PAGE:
I accidentally bought an international iPhone and it made me a better person

International privacy laws inhibit our ability to take sneaky snaps, writes Steph Paglia

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There’s truth to the phrase “you don’t know what you‘ve got ‘til it’s gone”. It’s the simple things we become accustomed to which are harder to mourn when lost. Half of a favourite pair of socks, our mum’s cooking after being away from home for too long, running out of a packet of sticky notes.

Or being able to turn off the shutter sound on your iPhone camera.

This is the story of how I bought an international model iPhone by accident (the international part, not the iPhone part), and how it changed my life for the better.

The differences between international model iPhones and regional versions are not commonly known. I had the phone for three days before I discovered the truth for myself: There is no (legal) way to turn off the shutter sound on international model iPhones.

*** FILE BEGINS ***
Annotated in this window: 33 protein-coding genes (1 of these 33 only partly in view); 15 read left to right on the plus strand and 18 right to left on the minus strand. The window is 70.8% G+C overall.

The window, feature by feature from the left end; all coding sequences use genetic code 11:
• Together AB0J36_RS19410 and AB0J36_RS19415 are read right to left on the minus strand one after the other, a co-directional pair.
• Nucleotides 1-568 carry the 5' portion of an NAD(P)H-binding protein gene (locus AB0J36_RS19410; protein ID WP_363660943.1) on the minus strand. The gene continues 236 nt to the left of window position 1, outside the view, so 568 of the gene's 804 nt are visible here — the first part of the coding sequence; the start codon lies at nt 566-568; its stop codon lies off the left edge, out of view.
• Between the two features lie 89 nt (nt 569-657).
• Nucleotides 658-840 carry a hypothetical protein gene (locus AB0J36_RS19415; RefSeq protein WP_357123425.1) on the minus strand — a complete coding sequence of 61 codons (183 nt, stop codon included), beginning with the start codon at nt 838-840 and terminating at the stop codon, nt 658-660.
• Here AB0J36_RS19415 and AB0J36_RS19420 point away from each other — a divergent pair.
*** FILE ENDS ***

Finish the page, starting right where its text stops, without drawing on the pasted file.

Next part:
This doesn’t sound very dramatic, but I’m telling you, I was in a panic. No sneaky snaps of people doing ridiculous things in public? No more screenshotting text messages as receipts?

No more taking photos of the readings from textbooks in Fisher 2 hour? No more taking pics of drunk friends to blackmail them at a later stage?

I joined thousands on Whirlpool forums discussing the situation we were in. Why was this happening? Was this what I got for buying the cheaper alternative? And how do we live our lives unable to take pictures in public without being judged for it because it MAKES A SOUND?

What I found brought me back to reality. Internationally, privacy regulations have been put in place in countries such as Japan to combat the huge issue of people taking up-skirt pictures of women. The shutter sound of all phones sold from these countries cannot be disabled, legally.

And neither can my embarrassment when I want to take a screenshot of a Pidgey sitting on my desk at work before I catch it.

But, as the months passed and the shutter sound remained at the highest volume, I realised I had to thank Japan. I was less judgemental of people in public, I was a better friend, I even actively listened in lectures instead of just taking photos of the slides.

So next time I see someone walking down the street with toilet paper stuck to their shoes I’ll chuckle to myself and refrain from taking a sneaky snap, enjoying the moment for what it is: a happy accident.